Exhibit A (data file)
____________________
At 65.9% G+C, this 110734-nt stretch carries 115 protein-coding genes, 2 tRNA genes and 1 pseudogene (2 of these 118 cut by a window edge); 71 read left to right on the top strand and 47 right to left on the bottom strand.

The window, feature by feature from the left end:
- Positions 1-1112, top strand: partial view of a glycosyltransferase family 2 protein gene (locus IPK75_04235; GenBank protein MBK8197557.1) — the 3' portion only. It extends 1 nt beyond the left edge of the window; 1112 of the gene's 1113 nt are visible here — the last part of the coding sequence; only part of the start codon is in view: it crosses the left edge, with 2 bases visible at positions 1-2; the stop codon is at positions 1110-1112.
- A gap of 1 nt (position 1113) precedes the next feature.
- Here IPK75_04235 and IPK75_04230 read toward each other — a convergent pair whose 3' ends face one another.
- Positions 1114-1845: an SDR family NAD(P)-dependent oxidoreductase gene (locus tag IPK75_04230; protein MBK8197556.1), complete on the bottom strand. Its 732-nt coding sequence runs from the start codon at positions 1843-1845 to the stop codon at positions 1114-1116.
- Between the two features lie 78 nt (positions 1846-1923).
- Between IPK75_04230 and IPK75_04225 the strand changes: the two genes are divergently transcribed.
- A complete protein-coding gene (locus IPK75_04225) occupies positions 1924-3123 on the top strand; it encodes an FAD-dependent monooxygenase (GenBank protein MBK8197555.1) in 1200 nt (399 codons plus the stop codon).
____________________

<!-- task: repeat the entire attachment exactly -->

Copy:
At 65.9% G+C, this 110734-nt stretch carries 115 protein-coding genes, 2 tRNA genes and 1 pseudogene (2 of these 118 cut by a window edge); 71 read left to right on the top strand and 47 right to left on the bottom strand.

The window, feature by feature from the left end:
- Positions 1-1112, top strand: partial view of a glycosyltransferase family 2 protein gene (locus IPK75_04235; GenBank protein MBK8197557.1) — the 3' portion only. It extends 1 nt beyond the left edge of the window; 1112 of the gene's 1113 nt are visible here — the last part of the coding sequence; only part of the start codon is in view: it crosses the left edge, with 2 bases visible at positions 1-2; the stop codon is at positions 1110-1112.
- A gap of 1 nt (position 1113) precedes the next feature.
- Here IPK75_04235 and IPK75_04230 read toward each other — a convergent pair whose 3' ends face one another.
- Positions 1114-1845: an SDR family NAD(P)-dependent oxidoreductase gene (locus tag IPK75_04230; protein MBK8197556.1), complete on the bottom strand. Its 732-nt coding sequence runs from the start codon at positions 1843-1845 to the stop codon at positions 1114-1116.
- Between the two features lie 78 nt (positions 1846-1923).
- Between IPK75_04230 and IPK75_04225 the strand changes: the two genes are divergently transcribed.
- A complete protein-coding gene (locus IPK75_04225) occupies positions 1924-3123 on the top strand; it encodes an FAD-dependent monooxygenase (GenBank protein MBK8197555.1) in 1200 nt (399 codons plus the stop codon).